Wednesday, May 18, 2016

Income inequality brings rise in rural child poverty

Income inequality has led to a rise in rural child poverty, says a report by the Economic Research Service of the U.S. Department of Agriculture. From 2003 to 2012 rural child poverty increased by 6.6 percent, while incomes among rural families with children declined 6.5 percent, compared to a decline of 3.8 percent among urban families with children. The report says that was "partly due to the fact that average incomes for rural families with children did not rise during the economic expansion of 2003-07, and fell during the recession and the early years of the recovery."

"Roughly two-thirds of the rise in rural child poverty and three-quarters of the rise in urban child poverty between 2003 and 2012 resulted not from declining average incomes but rather from changes in the distribution of income around that average," says the report. "Child poverty rose more than might be expected, given average income changes, because income declines were especially large for families with children that were close to the poverty line." (USDA graphic)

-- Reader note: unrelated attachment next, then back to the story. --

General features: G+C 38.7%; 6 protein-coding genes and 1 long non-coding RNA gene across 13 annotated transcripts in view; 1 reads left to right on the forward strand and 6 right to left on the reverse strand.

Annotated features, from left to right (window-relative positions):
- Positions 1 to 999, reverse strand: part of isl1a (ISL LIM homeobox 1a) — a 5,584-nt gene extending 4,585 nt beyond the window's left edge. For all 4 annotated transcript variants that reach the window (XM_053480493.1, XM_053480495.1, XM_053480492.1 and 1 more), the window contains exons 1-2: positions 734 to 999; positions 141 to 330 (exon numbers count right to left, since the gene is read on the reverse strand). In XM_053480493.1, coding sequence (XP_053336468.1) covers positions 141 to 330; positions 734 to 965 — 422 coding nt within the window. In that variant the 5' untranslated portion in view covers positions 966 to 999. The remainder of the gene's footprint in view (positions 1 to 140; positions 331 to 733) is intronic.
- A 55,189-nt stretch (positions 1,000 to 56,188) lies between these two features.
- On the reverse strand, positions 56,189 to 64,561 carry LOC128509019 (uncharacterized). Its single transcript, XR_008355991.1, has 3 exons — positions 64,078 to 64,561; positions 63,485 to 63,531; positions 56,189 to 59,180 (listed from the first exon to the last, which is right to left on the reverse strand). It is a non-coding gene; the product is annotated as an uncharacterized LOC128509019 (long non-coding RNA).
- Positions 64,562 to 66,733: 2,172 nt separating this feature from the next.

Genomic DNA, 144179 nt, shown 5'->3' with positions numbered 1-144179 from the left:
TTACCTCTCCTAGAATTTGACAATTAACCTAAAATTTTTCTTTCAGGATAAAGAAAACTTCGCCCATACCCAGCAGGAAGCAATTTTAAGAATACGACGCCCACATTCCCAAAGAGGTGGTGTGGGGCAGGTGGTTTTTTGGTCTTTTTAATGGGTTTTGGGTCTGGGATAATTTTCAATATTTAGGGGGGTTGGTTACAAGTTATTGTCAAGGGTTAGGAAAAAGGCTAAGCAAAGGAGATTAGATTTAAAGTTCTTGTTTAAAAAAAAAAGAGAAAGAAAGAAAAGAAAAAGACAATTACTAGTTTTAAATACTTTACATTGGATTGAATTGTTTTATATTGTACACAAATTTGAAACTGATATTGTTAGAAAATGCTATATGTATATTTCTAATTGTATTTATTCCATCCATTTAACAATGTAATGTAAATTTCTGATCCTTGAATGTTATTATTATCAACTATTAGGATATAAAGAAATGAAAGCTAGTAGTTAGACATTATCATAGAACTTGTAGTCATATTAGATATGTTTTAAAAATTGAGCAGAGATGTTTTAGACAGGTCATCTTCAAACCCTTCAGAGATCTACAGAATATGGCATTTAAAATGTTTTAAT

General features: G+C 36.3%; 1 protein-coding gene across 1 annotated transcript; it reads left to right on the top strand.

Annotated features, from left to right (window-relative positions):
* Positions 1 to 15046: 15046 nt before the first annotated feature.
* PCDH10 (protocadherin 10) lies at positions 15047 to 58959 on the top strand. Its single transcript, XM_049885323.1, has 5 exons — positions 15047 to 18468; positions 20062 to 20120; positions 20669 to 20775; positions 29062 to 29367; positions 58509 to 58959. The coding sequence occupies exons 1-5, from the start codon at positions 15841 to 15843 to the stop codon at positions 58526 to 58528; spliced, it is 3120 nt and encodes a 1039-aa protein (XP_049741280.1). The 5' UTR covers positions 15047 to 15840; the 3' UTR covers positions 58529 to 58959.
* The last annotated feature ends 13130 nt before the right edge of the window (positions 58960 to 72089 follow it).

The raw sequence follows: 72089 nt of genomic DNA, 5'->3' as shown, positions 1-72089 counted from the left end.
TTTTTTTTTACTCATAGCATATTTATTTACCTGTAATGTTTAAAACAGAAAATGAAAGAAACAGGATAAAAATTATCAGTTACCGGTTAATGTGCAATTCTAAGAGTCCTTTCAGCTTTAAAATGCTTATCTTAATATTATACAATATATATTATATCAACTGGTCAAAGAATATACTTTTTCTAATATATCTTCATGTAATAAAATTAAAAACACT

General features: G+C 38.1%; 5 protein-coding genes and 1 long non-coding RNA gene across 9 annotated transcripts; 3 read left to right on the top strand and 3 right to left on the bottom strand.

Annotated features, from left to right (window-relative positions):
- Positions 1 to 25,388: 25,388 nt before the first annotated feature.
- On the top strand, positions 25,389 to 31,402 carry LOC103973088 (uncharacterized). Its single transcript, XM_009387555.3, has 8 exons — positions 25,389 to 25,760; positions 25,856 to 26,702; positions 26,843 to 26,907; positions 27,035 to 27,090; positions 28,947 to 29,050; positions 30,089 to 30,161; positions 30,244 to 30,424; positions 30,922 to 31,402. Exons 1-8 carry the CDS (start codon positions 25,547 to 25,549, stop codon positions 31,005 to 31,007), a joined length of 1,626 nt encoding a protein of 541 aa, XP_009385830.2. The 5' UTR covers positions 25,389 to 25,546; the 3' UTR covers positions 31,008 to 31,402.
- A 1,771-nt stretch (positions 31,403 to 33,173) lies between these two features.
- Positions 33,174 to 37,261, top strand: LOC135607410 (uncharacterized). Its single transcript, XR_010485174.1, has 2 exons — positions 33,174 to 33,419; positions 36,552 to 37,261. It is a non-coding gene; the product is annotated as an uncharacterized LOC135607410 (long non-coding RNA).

"The poorest one-quarter of American families saw a bigger decrease in their incomes before and during the Great Recession than families in higher income brackets," Tim Marema reports for the Daily Yonder. "And the earnings of these low-income families didn’t bounce back as quickly or as much following the recession. Child poverty in rural America dropped by 3 points from 2012-2014. Though this was a bigger drop than urban children experienced, the overall rural child-poverty rate remained higher during the period (23.7 percent for rural vs. 20.7 for urban)."

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